For other packages, we will require the MAT component to take place on a SEF or DCM, but we will not require them to be subject to “competitive execution.” This approach will be phased in three months from now, and then, the relief will expire a year afterwards. Here, we believe that moving MAT legs of packages onto a SEF or DCM will result in key benefits. They will be traded on platforms that have the transparency and integrity of regulated markets. The SEFs and DCMs will have the opportunity to innovate or apply their technology to develop appropriate workflows. And we as regulators will have access to data – new data not previously available to us about these transactions – that will help us to assess what should happen when the relief is due to expire.
Phasing of rule implementation and compliance deadlines in this area has been and should be an important part of our approach. Phasing provides market participants the necessary time to develop operational procedures and safeguards, and to transition smoothly to the new framework without creating unnecessary disruption or costs.
Phasing isn’t always appropriate – sometimes it simply allows bad practices to persist – but, as in this case, it can be a very important tool.
Another issue regarding products is the MAT process itself, by which a type of swap can become required to be traded on a SEF or DCM. As you know, the initiative rests with the market; any SEF can propose a MAT determination to the Commission. This is modeled after the process followed for product innovation in other financial markets, including the futures markets. But some have suggested this puts too much in the hands of the market; the CFTC should decide which products, or at least when a product, should be subject to a MAT determination. It is unusual to hear market participants ask a regulator to exercise more authority over the ability of market participants to compete and innovate. While I cannot say today whether we will consider changing the process, I recognize the concern.
Finally, let me note quickly some of the issues on execution methods and market structure. The views in this area are wide-ranging, to say the least.
Some say that for all the talk of a new market framework, not much has changed. Yes, they say, we now have regulated SEFs, required trading and data, but dealer-to-dealer and dealer-to-client trading venues existed previously. How are we in a different or better place today? More should be done, they say.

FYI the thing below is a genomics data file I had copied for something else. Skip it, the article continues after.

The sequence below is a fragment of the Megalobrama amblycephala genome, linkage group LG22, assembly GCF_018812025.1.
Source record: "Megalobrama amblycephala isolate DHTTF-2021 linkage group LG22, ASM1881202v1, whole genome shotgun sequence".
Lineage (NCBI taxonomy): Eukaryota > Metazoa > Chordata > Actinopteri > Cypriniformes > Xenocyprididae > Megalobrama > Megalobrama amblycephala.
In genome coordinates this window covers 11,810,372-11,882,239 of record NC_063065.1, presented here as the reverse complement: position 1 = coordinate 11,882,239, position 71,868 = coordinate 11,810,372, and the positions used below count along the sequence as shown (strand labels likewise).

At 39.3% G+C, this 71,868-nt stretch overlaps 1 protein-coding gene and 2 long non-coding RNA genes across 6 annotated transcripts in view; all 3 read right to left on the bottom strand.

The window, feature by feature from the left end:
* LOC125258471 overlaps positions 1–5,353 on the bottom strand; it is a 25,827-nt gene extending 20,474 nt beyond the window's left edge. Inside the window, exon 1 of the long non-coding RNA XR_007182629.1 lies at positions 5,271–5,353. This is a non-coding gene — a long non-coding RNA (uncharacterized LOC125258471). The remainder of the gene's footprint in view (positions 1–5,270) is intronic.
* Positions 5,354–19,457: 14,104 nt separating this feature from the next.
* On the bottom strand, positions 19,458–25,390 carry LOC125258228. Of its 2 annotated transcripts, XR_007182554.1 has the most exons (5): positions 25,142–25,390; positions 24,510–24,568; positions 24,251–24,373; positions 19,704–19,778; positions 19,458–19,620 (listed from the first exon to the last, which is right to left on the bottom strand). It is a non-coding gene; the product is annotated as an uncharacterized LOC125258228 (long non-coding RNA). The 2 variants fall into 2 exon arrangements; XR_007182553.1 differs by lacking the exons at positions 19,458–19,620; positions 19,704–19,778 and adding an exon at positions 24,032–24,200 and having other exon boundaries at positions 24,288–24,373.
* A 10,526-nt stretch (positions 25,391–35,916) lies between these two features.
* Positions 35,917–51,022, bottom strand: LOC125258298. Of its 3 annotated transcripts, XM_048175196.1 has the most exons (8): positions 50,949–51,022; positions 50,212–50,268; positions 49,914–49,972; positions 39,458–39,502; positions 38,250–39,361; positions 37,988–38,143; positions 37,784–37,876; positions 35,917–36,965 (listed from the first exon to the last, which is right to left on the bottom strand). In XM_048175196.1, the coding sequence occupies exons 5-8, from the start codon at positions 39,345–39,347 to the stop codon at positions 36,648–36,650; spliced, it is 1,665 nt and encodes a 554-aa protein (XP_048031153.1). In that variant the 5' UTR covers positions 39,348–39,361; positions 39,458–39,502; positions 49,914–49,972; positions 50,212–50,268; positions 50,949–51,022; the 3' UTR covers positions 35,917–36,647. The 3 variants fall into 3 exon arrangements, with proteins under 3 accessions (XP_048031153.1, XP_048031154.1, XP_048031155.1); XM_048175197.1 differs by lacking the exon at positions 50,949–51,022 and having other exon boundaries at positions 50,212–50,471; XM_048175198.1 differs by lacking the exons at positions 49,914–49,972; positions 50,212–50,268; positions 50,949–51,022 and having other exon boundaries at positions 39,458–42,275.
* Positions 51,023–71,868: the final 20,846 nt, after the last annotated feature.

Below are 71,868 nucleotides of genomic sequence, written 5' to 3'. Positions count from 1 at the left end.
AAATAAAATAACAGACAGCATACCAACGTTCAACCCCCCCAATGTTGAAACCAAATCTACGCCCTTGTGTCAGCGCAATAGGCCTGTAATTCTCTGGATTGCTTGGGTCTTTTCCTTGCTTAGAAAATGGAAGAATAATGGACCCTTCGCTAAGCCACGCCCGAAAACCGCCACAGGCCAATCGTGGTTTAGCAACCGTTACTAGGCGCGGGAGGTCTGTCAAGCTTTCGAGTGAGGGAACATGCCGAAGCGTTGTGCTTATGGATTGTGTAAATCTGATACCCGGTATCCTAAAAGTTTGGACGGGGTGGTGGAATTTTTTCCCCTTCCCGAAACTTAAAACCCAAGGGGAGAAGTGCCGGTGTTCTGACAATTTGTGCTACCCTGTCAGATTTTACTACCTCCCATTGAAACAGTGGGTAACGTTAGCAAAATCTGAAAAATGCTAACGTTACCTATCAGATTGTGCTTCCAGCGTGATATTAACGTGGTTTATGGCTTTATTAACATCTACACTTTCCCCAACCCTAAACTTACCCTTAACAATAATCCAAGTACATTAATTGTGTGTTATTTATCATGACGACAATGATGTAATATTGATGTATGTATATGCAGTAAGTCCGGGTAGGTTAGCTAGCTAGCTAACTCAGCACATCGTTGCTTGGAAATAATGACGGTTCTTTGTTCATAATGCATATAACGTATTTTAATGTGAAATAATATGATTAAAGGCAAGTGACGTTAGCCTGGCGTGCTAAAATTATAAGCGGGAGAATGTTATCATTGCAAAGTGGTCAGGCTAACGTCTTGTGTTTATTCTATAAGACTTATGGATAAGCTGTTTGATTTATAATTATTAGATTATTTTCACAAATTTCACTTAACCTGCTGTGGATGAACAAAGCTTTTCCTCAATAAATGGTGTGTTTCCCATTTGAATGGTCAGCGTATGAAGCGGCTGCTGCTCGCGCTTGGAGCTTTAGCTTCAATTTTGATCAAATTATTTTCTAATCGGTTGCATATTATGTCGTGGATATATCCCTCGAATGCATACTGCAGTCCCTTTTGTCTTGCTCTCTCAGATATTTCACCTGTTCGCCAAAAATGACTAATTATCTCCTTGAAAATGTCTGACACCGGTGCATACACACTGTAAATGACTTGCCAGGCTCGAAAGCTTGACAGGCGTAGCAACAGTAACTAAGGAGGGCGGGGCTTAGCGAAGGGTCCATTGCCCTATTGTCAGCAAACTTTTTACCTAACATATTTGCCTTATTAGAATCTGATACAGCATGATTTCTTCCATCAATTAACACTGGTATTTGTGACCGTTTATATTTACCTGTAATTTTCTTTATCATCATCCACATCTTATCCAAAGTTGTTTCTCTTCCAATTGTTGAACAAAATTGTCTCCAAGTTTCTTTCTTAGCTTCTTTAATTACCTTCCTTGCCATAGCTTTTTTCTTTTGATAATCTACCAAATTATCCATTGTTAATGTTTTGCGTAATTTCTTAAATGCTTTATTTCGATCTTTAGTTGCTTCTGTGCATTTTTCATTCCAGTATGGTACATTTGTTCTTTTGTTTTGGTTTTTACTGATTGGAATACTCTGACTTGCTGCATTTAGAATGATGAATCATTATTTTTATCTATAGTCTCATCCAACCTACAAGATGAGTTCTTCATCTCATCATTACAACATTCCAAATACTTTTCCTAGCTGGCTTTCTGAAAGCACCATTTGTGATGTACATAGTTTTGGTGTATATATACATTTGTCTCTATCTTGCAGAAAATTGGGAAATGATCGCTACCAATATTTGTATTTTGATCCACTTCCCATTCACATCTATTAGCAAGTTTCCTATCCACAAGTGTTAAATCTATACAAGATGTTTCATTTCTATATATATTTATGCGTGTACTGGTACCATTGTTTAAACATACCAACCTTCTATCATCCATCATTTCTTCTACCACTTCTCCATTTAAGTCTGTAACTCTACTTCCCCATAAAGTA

Others take the view that we should let the market determine best methods of execution and market structure. Bilateral relationships continue to be important for valid business reasons, they say, and, at least today, market makers are still needed.
I expect that we will look at several issues here, including anonymity or name give up. Some have said the practice is discouraging SEF trading, and in particular usage of central limit order books. Post-trade affirmation is another issue where many feel Commission action is needed. Yet another is whether certain execution methods that are not strictly RFQ or CLOB are consistent with the legal requirements, and whether our rules should allow flexibility as long as basic transparency and fairness requirements are met.
We look forward to listening to market participants on these and other issues that may arise.
We will also focus on the cross-border implications of our trading mandate rules. Keep in mind where we are historically. The swaps industry grew to become a global industry without any regulation. Now we are creating a regulatory framework which necessarily must be done through the actions of separate nation states, each of which has their own legal traditions, regulatory philosophies, and political processes. It should not surprise anyone that there are differences in the rules that affect cross-border trading. It should not surprise anyone that traders will seek to do what business they can outside of our rules, when other jurisdictions have not yet implemented, or in some cases, written, their rules. But, like my counterparts in Europe and Asia, I am committed to harmonizing our rules as much as possible. It will, however, take time.
Finally, well-working markets depend on good regulation and oversight, and that requires resources. In my view, our current budget falls short. We are stretched too thin. To take just a few examples:
As I noted earlier, we are not able to process SEF registration applications as quickly as we would like. The same people responsible to review SEF applications have numerous other responsibilities.
- We are limited in our ability to analyze market data and developments, and respond to market participants’ concerns. We cannot consider adjustments to rules or other actions as quickly as we would like.
- The number and depth of our examinations of clearinghouses, exchanges, and intermediaries is reduced, potentially leaving risks unaddressed.
- We are limited in our ability to address emerging concerns such as cybersecurity and business continuity.
- We do not have sufficient resources for surveillance and enforcement.
The simple fact is that, without additional resources, our markets cannot be as well supervised; participants cannot be as well protected; market transparency and efficiency cannot be as fully achieved.
The United States has the best financial markets in the world. They have been a significant engine of our economic growth and prosperity. Good regulation is necessary to keep them that way. As with any significant reform effort, there will be issues to work through. I look forward to working with you as we move forward.
Thank you again for inviting me today.
Last Updated: November 12, 2014